EVENTS ARE NOT dealing kindly with James R. Schlesinger the secretary of energy, or with the administration's energy program. It's one laceration after another. The latest is the California oil glut. It has now forced the secretary, reluctantly, to let West Coast refiners get rid of a temporary surplus of heavy fuel oil by selling it abroad.

To oil men in California, that's merely the normal and sensible thing to do with a surplus. But to the politicians in Washington the symbolism is devastating. President Carter and Mr. Schlesinger have labored for more than a year to induce a reluctant Congress to pass a broad bill with a series of new taxes to diminish oil imports and ward off shortages. Now, in the midst of this exercise in persuasion, the administration is forced to concede that the West Coast oil glut has reached a point at which there are no longer tanks in which to put any more of the stuff and, if the companies can't ship some of it overseas, they are going to cut production.

The reason for this embarrassing abundance start with last winter's heavy rains in California. By filling the mountain reservoirs, the rains have provided enormous amounts of hydroeletric power and taken some of the load off the oil-fired generators. That, in turn, has created a sudden and unexpected surplus of the heavy industrial fuel known as residual oil.

Well, why not move it ot other parts of the country that now burn imported oil? Easier said than done. Because of the mountains, the West Coast has always operated as a market separate from the rest of the country. There is talk of better pipelines, but the projects are currently hung up on various economic and environmental issues. Oil can move by sea, but the costs are monstrous. Tankers big enough to be efficient can't go through the Panama Canal. California oil is a rather low grade polluted with sulfur, and it would need heavy subsidies to complete on the East Coast with foreign oil. The natural market for the West Coast surplus is not New England but - of course - Japan.

There is a meaning to this incident that ought not be missed - and it is not the meaning that the outraged huffing anf puffing in the Senate might suggest. The West Coast surplus is a case study in excessive regulation. Congress decided several years ago to fix the price of oil to the penny. Since oil comes from many sources at many different costs, price-fixing requires a vast system of equalization subsidies. These subsidies are now creating endless anomalies that have to be corrected by equally endless political rulings that, in turn, create their own unanticipated side effects. Anomalies would also develop in a less heavily regulated market, but they would be corrected in the profits and losses of daily trading. They would be the traders' private business.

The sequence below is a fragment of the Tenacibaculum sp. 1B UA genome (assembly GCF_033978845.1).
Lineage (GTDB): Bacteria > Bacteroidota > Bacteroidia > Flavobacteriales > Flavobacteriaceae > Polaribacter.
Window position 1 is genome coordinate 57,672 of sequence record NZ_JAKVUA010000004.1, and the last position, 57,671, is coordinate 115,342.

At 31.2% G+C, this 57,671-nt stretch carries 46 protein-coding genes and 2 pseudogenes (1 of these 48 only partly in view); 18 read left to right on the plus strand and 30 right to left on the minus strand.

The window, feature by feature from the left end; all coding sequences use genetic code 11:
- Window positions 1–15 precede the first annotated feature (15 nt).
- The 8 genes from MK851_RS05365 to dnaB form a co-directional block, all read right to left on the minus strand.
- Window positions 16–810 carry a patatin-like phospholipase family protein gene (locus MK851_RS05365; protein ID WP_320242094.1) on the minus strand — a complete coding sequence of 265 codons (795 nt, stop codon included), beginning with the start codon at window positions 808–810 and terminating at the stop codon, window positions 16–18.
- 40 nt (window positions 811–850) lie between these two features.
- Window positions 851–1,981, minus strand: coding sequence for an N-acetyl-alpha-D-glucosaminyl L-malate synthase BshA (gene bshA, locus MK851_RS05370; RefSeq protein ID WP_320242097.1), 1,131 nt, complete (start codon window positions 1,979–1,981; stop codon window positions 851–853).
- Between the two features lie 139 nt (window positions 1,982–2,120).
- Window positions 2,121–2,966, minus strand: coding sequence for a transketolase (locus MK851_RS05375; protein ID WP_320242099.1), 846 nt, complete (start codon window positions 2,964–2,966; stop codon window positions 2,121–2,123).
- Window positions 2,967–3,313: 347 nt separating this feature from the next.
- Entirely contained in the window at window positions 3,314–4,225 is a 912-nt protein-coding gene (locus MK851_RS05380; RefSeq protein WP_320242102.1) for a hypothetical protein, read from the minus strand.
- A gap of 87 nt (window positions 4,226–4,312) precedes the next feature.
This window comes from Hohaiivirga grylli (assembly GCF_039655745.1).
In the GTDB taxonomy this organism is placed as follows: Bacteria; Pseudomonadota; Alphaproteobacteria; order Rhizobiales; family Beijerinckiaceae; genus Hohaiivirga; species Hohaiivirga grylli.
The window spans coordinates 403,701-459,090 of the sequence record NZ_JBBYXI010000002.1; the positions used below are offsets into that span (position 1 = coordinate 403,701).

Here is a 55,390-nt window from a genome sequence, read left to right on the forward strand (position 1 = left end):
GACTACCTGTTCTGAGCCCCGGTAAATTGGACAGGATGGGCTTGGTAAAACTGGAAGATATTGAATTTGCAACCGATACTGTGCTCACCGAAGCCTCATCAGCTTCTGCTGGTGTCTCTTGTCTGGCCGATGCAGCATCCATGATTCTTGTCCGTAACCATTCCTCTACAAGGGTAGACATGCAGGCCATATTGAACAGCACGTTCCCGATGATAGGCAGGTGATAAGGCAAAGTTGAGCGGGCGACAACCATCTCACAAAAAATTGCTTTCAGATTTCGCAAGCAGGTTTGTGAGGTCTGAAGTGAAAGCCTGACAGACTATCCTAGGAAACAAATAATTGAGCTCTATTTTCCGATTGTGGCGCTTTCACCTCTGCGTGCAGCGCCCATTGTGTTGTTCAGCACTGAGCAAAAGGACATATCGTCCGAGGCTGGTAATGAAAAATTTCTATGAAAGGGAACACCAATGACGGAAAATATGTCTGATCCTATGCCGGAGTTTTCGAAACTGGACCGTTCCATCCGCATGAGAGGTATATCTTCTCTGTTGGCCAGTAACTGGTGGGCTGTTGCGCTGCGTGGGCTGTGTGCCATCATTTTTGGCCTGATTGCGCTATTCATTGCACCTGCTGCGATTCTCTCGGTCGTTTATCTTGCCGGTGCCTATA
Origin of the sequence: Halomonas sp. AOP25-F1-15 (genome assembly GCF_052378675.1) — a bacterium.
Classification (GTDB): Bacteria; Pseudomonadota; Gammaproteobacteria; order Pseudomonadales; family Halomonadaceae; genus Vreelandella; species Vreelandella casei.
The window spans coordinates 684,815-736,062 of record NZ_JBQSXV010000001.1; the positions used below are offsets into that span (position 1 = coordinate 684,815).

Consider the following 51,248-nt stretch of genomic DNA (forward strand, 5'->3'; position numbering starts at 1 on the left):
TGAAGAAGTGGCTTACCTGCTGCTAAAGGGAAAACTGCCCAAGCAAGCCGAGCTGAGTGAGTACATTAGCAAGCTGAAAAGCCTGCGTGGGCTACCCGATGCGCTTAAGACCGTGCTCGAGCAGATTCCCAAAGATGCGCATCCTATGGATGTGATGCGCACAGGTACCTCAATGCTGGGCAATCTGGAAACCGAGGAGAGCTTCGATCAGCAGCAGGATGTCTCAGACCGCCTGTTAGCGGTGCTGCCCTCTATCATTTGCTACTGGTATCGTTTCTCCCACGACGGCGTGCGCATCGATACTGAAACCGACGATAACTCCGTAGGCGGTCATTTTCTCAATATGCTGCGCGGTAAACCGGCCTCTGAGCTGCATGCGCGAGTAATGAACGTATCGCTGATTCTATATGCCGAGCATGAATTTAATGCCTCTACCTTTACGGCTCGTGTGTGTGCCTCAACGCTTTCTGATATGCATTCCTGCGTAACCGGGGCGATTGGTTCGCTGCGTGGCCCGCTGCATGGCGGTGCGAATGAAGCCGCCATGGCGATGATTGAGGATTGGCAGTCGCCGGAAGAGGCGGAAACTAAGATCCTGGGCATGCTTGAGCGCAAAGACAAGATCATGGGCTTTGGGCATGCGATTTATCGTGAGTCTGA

The dangerous thing about the present system is that every minor adjustment has to be examined, debated and defended as public business. Every ruling and correction is a national decision with national and even, as in the case, international implications. The California surplus of residual oil is trivial and transient. But the remedy mow involves the White House, which must anxiously weigh its impact on all the other Carter administration policies in oil and energy. This elephantine process is a recipe for disaster in a turbulent, volatile, worldwide market in a commodity of which this country consumes three million tons a day.

Mr. Schlesinger would like to replace most of this regulation, subsidy and price-fiddling with one relatively simple tax on crude oil. It's a genuinely good idea. But unfortunely - another unlucky event for the administration -the California tax vote has thrown Congress into a panic that the hope of getting any new tax on crude oil is now zero. For those in Congress who cannot see where the present system of price controls and subsidies is leading, there will undoubtedly be further cases shortly of a similarly instructive character.